1. In rural communities in the middle ages, they preformed the “Broom Dance” under a full moon to improve the crops. Farmers danced and leapt about with a broomstick or pitchfork or poles between their legs. (Imagine a kid with a stick horse galloping about. Sounds the same. Or was this an early carnival ride??). Oh, there is a full moon tonight!

2. The first accused witch to confess to broom riding was in 1453 and was a man: Guillaum Edelin. (He confessed under torture)

3. The first illustration of women straddling brooms was in Martin LeFranc’s ‘Le Champion des Dames’ in 1451. Sources state the manner of dress depicts a religious sect that was frowned upon by the main church at the time.

Sweeping Conclusions:

Whether you ride or sweep with your broom, or both, having a handmade broom beside your back door or by your hearth seems to make a house a home.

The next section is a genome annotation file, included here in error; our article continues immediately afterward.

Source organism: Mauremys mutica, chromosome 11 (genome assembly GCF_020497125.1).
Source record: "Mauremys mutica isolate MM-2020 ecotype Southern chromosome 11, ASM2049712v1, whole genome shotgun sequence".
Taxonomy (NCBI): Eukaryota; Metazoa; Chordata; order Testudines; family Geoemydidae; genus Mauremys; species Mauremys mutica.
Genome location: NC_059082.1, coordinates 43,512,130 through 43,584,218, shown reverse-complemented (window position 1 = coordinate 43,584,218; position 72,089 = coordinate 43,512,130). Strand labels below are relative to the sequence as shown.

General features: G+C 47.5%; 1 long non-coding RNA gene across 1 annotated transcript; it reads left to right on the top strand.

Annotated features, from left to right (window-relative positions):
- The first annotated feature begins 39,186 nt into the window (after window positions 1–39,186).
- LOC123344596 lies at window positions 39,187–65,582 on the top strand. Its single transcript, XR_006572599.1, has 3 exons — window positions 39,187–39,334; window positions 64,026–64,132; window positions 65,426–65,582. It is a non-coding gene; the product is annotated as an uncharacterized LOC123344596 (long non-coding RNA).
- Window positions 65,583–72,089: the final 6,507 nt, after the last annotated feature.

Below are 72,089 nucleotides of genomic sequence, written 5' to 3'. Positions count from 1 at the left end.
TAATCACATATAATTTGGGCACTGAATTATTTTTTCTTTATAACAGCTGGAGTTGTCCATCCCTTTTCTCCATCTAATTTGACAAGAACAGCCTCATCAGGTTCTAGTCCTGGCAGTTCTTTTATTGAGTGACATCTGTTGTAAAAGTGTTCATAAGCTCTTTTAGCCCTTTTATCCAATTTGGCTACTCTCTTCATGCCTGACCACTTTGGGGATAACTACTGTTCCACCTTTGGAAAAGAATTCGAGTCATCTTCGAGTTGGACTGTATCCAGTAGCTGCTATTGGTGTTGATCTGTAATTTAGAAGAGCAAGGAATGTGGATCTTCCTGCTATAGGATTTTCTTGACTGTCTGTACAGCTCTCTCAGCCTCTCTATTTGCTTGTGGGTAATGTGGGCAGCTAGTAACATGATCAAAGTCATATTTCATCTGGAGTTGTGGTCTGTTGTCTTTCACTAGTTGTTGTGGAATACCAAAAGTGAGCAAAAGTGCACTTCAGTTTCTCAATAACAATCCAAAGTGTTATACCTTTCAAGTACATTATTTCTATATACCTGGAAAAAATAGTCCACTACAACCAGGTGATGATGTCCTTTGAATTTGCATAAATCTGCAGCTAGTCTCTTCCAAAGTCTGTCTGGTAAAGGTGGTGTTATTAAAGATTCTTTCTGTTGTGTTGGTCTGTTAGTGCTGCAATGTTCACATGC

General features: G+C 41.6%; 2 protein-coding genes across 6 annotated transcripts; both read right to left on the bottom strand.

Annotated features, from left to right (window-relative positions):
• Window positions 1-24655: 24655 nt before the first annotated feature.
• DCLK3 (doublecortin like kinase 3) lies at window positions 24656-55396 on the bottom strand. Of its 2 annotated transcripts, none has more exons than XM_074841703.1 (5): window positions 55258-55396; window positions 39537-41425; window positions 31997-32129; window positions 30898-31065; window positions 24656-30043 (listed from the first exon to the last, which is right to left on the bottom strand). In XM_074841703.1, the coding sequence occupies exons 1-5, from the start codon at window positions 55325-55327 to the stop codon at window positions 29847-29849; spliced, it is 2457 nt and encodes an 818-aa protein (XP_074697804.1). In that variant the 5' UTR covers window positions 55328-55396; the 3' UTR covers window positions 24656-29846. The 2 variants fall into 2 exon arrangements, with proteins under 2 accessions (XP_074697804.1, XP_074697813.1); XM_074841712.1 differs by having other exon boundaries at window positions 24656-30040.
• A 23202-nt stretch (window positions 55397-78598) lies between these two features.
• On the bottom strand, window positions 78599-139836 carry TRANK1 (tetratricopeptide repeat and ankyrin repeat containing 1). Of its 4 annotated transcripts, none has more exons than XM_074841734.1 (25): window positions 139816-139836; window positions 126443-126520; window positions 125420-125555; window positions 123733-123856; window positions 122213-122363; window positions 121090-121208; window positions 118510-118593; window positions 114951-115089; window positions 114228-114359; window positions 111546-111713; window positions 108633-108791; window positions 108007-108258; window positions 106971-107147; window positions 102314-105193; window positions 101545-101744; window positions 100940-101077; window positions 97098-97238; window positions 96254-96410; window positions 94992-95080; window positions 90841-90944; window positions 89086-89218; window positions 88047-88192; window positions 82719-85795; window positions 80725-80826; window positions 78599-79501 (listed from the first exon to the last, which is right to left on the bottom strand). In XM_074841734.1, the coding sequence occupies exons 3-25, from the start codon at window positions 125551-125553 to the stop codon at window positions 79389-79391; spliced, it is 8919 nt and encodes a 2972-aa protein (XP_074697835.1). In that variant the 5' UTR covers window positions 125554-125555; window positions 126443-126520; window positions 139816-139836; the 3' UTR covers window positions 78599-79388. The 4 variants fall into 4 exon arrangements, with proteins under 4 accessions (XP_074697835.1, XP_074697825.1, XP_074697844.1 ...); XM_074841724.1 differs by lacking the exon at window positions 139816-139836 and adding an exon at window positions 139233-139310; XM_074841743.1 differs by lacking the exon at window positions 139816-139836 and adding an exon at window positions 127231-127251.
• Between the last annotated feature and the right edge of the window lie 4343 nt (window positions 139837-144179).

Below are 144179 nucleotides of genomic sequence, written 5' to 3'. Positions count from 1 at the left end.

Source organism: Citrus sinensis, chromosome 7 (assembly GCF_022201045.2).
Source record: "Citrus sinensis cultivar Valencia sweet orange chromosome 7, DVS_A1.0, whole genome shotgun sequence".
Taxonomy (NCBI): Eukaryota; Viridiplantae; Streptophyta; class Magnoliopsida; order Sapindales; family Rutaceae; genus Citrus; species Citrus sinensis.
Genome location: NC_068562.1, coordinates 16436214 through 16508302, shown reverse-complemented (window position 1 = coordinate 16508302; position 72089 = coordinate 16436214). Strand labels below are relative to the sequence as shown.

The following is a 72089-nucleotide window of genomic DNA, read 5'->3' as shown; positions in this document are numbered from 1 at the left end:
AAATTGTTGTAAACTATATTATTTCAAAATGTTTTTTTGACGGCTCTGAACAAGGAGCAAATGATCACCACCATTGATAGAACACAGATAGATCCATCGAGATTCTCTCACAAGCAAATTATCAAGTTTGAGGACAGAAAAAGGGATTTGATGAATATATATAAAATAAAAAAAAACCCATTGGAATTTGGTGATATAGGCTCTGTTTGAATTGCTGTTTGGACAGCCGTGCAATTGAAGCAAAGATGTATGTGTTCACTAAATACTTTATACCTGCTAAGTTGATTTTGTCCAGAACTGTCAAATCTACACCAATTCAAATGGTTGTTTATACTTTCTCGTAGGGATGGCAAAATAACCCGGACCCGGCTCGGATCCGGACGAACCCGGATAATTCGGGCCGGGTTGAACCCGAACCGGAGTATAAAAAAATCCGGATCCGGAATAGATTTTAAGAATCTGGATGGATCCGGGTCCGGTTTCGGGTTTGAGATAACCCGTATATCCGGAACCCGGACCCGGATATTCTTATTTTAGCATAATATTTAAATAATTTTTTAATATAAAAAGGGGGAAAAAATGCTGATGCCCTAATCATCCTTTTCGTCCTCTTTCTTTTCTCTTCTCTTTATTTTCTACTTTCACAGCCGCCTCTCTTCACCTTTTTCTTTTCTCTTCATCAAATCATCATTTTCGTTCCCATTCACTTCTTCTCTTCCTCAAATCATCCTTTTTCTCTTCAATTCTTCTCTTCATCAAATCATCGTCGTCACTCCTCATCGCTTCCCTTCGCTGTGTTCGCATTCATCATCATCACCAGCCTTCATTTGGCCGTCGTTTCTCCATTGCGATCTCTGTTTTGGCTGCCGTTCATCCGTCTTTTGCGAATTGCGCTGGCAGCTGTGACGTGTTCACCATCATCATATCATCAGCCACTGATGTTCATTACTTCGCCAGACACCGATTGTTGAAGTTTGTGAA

Happy October!!

N. A. M.

This tidy post is © N.A.M. 2021 for Maplewood Press.

The 4th Grade Book Report Re-visited

Recently I discovered my mother had saved a folder of book reports I completed when I was in the 4th Grade. What am I going to do? I’m going to read those books again and see if my opinion has changed. Would I have outgrown what I thought was entertaining?

4th Grade was a weird year for me. I don’t remember much. I can’t even conjure up the teacher in my mind, which is odd, seeing I can rattle off every other teacher’s name, from the one who use to lock me in the coat closet for being disruptive, to the teacher who let me tell wild stories at “Show and Tell”, to the teacher who sent me out to do puppet shows for younger kids because I probably exhausted her.

Hmm, seems to be a theme growing.

4th Grade must have been a calm year. So calm I forgot it. I did learn from former classmates our teacher was nice.

Here we go

BOOK REPORT NUMBER ONE:

(I am going to use the same format my 4th Grade Teacher gave us to fill out.)

Title: Henry and the Clubhouse

Author: Beverly Cleary

(I didn’t have access to the original book I might have read. Hopefully the one I bought is close to the same version)

First Observation: I was happy to find out I actually read the book in 4th grade. I don’t remember reading any fiction books as a kid. I could say someone else read it and told me about it, but the way I expressed myself, that says I read it. Maybe I was bribed.